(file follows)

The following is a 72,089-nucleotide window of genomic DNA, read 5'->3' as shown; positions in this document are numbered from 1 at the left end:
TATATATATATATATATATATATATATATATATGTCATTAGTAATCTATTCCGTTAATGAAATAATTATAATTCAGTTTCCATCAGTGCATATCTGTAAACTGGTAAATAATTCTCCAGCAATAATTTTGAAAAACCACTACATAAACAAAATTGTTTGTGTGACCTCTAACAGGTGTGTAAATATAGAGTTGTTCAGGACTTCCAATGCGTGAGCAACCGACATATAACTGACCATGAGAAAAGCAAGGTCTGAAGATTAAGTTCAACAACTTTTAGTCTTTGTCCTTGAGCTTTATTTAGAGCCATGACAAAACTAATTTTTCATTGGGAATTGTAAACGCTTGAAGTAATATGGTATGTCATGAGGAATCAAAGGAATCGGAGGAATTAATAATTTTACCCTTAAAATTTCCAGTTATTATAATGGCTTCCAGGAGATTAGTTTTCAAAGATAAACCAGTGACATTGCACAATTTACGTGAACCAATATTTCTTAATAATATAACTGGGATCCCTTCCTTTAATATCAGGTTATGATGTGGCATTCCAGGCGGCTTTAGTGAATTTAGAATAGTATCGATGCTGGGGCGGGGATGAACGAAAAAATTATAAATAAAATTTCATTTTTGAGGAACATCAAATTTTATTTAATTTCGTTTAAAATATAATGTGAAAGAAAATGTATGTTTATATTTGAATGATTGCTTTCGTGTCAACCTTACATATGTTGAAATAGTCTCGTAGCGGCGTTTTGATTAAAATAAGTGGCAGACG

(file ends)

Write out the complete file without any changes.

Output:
The following is a 72,089-nucleotide window of genomic DNA, read 5'->3' as shown; positions in this document are numbered from 1 at the left end:
TATATATATATATATATATATATATATATATATGTCATTAGTAATCTATTCCGTTAATGAAATAATTATAATTCAGTTTCCATCAGTGCATATCTGTAAACTGGTAAATAATTCTCCAGCAATAATTTTGAAAAACCACTACATAAACAAAATTGTTTGTGTGACCTCTAACAGGTGTGTAAATATAGAGTTGTTCAGGACTTCCAATGCGTGAGCAACCGACATATAACTGACCATGAGAAAAGCAAGGTCTGAAGATTAAGTTCAACAACTTTTAGTCTTTGTCCTTGAGCTTTATTTAGAGCCATGACAAAACTAATTTTTCATTGGGAATTGTAAACGCTTGAAGTAATATGGTATGTCATGAGGAATCAAAGGAATCGGAGGAATTAATAATTTTACCCTTAAAATTTCCAGTTATTATAATGGCTTCCAGGAGATTAGTTTTCAAAGATAAACCAGTGACATTGCACAATTTACGTGAACCAATATTTCTTAATAATATAACTGGGATCCCTTCCTTTAATATCAGGTTATGATGTGGCATTCCAGGCGGCTTTAGTGAATTTAGAATAGTATCGATGCTGGGGCGGGGATGAACGAAAAAATTATAAATAAAATTTCATTTTTGAGGAACATCAAATTTTATTTAATTTCGTTTAAAATATAATGTGAAAGAAAATGTATGTTTATATTTGAATGATTGCTTTCGTGTCAACCTTACATATGTTGAAATAGTCTCGTAGCGGCGTTTTGATTAAAATAAGTGGCAGACG